For almost 8 of the longest years in history, we have been hearing the Bush administration sing the praises of free and unrestrained markets, while regularly dishing oversight and regulation as pesky and unnecessary.
So who would have guessed that this band of free marketers, headed by our first MBA president, would have presided over the biggest nationalizations of Wall Street firms and financial institutions in history? It turns out that Uncle Sam is Wall Street’s rich uncle.
These ballyhooed years of “let the markets do their thing” are turning out to be the most tumultuous period of economic turmoil and upheaval since the Great Depression.
Big institutions are swooning and dropping like flies. Except that there’s nothing fly-weight about the multi-billion dollar casualties that have been experiencing free falls like nothing in memory.
First it was Bear Stearns in a $30 billion bailout. Bear was “too big to fail” and had too many networked connections throughout the global financial system. Thus, Uncle Sam had to step in.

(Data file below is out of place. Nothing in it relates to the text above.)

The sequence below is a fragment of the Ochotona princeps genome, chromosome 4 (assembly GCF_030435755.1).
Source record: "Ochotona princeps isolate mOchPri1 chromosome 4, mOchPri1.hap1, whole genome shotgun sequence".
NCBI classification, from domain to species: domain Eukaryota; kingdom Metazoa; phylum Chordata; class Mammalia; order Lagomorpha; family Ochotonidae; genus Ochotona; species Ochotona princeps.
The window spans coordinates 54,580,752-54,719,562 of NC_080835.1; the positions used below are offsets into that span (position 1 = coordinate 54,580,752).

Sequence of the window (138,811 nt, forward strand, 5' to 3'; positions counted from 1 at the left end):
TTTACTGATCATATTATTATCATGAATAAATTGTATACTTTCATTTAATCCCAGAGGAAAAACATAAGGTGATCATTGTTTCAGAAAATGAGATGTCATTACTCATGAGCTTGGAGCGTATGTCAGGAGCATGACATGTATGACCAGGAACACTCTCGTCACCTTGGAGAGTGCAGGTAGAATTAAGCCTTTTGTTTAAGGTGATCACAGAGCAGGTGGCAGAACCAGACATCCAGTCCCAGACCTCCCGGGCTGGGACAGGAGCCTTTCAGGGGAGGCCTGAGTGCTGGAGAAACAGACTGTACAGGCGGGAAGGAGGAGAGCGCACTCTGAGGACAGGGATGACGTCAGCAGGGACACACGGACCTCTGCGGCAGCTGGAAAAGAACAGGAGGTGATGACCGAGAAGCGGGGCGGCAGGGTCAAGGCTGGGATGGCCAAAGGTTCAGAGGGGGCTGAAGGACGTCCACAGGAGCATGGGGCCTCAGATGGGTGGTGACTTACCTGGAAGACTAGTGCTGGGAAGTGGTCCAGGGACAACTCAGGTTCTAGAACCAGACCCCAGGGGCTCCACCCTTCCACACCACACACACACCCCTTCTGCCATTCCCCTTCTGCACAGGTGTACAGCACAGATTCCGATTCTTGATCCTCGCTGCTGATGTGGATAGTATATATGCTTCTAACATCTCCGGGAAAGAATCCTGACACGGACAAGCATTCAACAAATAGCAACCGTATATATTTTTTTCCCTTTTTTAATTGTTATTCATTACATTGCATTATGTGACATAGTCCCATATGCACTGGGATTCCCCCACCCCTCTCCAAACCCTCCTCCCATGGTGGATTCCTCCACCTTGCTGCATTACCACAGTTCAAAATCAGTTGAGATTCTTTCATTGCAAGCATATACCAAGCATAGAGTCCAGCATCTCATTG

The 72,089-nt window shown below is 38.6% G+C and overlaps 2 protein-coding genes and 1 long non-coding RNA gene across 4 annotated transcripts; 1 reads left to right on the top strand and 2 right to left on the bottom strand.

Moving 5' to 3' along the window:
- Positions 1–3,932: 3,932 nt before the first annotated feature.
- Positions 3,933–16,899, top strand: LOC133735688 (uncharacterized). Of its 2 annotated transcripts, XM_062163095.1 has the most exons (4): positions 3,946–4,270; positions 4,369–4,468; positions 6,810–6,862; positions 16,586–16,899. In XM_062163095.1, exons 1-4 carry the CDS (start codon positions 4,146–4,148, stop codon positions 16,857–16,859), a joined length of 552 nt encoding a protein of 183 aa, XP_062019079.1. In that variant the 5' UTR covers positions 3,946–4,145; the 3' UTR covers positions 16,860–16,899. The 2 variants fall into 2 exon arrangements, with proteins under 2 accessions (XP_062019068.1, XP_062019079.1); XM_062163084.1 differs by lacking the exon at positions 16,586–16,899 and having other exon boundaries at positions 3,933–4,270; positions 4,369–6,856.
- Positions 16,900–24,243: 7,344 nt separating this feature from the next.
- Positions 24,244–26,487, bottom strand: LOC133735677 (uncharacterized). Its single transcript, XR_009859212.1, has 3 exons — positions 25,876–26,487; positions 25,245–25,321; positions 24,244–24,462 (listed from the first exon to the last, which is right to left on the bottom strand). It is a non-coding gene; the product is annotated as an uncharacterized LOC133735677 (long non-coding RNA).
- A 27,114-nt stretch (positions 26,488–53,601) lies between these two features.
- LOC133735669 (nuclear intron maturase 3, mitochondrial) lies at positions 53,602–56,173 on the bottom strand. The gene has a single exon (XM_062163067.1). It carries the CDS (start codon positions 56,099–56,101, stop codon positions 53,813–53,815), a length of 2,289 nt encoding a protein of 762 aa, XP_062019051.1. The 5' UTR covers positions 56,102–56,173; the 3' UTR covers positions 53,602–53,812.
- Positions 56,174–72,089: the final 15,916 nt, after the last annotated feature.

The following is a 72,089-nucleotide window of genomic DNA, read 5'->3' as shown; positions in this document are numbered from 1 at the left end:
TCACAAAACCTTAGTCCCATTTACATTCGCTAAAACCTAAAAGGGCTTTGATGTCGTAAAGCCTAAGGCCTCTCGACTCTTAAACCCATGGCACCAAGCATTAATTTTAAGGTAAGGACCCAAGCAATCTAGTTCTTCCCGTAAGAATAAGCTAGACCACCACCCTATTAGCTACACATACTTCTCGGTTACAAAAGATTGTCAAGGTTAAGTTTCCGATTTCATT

This, however, did not stop the roiling in the markets. The write-downs and the crises continue unabated.
It is likely, however, that no bailout will be bigger than the one the Treasury Department engineered earlier this month for Fannie Mae and Freddie Mac, the huge mortgage companies.
The government placed the two companies in conservatorship, meaning it essentially took them over, backing them with the full faith and credit of the United States government.
Ridiculously, Treasury Secretary Hank Paulson says he does not know what the ultimate tab will be to U.S. taxpayers who are now on the hook for the rescue of Freddie and Fannie.